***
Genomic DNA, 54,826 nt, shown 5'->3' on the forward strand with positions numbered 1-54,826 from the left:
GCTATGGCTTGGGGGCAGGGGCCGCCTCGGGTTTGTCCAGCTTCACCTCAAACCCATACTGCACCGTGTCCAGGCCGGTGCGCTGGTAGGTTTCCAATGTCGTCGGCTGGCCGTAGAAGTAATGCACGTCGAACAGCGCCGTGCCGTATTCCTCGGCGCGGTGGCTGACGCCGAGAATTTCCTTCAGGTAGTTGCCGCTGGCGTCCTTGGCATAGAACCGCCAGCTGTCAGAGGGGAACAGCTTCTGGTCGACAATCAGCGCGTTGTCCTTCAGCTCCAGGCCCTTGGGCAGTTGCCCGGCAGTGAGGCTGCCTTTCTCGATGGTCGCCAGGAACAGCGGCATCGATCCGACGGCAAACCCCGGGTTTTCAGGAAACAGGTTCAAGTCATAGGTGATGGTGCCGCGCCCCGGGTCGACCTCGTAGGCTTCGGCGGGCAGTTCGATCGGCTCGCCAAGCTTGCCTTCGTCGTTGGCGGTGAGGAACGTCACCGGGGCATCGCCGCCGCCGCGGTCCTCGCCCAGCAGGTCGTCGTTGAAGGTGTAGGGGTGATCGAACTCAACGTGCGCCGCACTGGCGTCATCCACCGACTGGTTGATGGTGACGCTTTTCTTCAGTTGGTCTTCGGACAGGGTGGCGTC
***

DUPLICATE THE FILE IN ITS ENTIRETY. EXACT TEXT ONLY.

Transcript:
Genomic DNA, 54,826 nt, shown 5'->3' on the forward strand with positions numbered 1-54,826 from the left:
GCTATGGCTTGGGGGCAGGGGCCGCCTCGGGTTTGTCCAGCTTCACCTCAAACCCATACTGCACCGTGTCCAGGCCGGTGCGCTGGTAGGTTTCCAATGTCGTCGGCTGGCCGTAGAAGTAATGCACGTCGAACAGCGCCGTGCCGTATTCCTCGGCGCGGTGGCTGACGCCGAGAATTTCCTTCAGGTAGTTGCCGCTGGCGTCCTTGGCATAGAACCGCCAGCTGTCAGAGGGGAACAGCTTCTGGTCGACAATCAGCGCGTTGTCCTTCAGCTCCAGGCCCTTGGGCAGTTGCCCGGCAGTGAGGCTGCCTTTCTCGATGGTCGCCAGGAACAGCGGCATCGATCCGACGGCAAACCCCGGGTTTTCAGGAAACAGGTTCAAGTCATAGGTGATGGTGCCGCGCCCCGGGTCGACCTCGTAGGCTTCGGCGGGCAGTTCGATCGGCTCGCCAAGCTTGCCTTCGTCGTTGGCGGTGAGGAACGTCACCGGGGCATCGCCGCCGCCGCGGTCCTCGCCCAGCAGGTCGTCGTTGAAGGTGTAGGGGTGATCGAACTCAACGTGCGCCGCACTGGCGTCATCCACCGACTGGTTGATGGTGACGCTTTTCTTCAGTTGGTCTTCGGACAGGGTGGCGTC